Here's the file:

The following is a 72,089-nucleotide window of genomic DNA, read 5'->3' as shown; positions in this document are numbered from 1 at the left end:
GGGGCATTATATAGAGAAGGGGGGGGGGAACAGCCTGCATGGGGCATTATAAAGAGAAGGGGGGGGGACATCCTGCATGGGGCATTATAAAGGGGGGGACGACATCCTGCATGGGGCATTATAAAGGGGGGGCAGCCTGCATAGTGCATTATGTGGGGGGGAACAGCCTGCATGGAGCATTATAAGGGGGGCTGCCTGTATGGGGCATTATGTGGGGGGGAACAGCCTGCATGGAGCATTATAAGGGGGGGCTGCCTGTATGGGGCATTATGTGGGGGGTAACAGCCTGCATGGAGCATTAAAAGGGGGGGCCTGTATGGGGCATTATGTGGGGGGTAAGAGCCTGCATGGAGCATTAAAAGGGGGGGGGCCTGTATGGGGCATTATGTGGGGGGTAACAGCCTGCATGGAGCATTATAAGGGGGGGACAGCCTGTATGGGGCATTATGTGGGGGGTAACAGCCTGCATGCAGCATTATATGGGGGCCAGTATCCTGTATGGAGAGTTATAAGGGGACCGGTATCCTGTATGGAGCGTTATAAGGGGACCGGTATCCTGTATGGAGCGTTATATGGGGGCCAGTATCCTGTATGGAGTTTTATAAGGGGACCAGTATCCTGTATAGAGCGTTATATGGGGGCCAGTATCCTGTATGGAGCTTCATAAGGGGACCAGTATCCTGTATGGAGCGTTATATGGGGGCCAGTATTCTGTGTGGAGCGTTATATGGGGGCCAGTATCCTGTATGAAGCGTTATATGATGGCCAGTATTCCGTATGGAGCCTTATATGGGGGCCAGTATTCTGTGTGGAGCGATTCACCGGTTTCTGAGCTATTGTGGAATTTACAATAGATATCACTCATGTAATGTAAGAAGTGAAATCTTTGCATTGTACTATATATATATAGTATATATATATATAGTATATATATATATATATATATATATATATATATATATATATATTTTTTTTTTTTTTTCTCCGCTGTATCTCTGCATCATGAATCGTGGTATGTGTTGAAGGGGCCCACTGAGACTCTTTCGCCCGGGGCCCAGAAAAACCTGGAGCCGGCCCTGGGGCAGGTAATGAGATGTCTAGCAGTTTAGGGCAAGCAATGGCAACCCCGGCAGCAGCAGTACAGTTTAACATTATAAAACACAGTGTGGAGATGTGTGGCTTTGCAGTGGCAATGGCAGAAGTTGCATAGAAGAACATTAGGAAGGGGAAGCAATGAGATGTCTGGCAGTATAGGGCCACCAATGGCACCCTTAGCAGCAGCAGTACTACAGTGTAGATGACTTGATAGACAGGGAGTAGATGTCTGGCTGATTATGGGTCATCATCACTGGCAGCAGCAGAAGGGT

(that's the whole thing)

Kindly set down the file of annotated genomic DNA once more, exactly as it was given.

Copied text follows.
The following is a 72,089-nucleotide window of genomic DNA, read 5'->3' as shown; positions in this document are numbered from 1 at the left end:
GGGGCATTATATAGAGAAGGGGGGGGGGAACAGCCTGCATGGGGCATTATAAAGAGAAGGGGGGGGGACATCCTGCATGGGGCATTATAAAGGGGGGGACGACATCCTGCATGGGGCATTATAAAGGGGGGGCAGCCTGCATAGTGCATTATGTGGGGGGGAACAGCCTGCATGGAGCATTATAAGGGGGGCTGCCTGTATGGGGCATTATGTGGGGGGGAACAGCCTGCATGGAGCATTATAAGGGGGGGCTGCCTGTATGGGGCATTATGTGGGGGGTAACAGCCTGCATGGAGCATTAAAAGGGGGGGCCTGTATGGGGCATTATGTGGGGGGTAAGAGCCTGCATGGAGCATTAAAAGGGGGGGGGCCTGTATGGGGCATTATGTGGGGGGTAACAGCCTGCATGGAGCATTATAAGGGGGGGACAGCCTGTATGGGGCATTATGTGGGGGGTAACAGCCTGCATGCAGCATTATATGGGGGCCAGTATCCTGTATGGAGAGTTATAAGGGGACCGGTATCCTGTATGGAGCGTTATAAGGGGACCGGTATCCTGTATGGAGCGTTATATGGGGGCCAGTATCCTGTATGGAGTTTTATAAGGGGACCAGTATCCTGTATAGAGCGTTATATGGGGGCCAGTATCCTGTATGGAGCTTCATAAGGGGACCAGTATCCTGTATGGAGCGTTATATGGGGGCCAGTATTCTGTGTGGAGCGTTATATGGGGGCCAGTATCCTGTATGAAGCGTTATATGATGGCCAGTATTCCGTATGGAGCCTTATATGGGGGCCAGTATTCTGTGTGGAGCGATTCACCGGTTTCTGAGCTATTGTGGAATTTACAATAGATATCACTCATGTAATGTAAGAAGTGAAATCTTTGCATTGTACTATATATATATAGTATATATATATATAGTATATATATATATATATATATATATATATATATATATATATATTTTTTTTTTTTTTTCTCCGCTGTATCTCTGCATCATGAATCGTGGTATGTGTTGAAGGGGCCCACTGAGACTCTTTCGCCCGGGGCCCAGAAAAACCTGGAGCCGGCCCTGGGGCAGGTAATGAGATGTCTAGCAGTTTAGGGCAAGCAATGGCAACCCCGGCAGCAGCAGTACAGTTTAACATTATAAAACACAGTGTGGAGATGTGTGGCTTTGCAGTGGCAATGGCAGAAGTTGCATAGAAGAACATTAGGAAGGGGAAGCAATGAGATGTCTGGCAGTATAGGGCCACCAATGGCACCCTTAGCAGCAGCAGTACTACAGTGTAGATGACTTGATAGACAGGGAGTAGATGTCTGGCTGATTATGGGTCATCATCACTGGCAGCAGCAGAAGGGT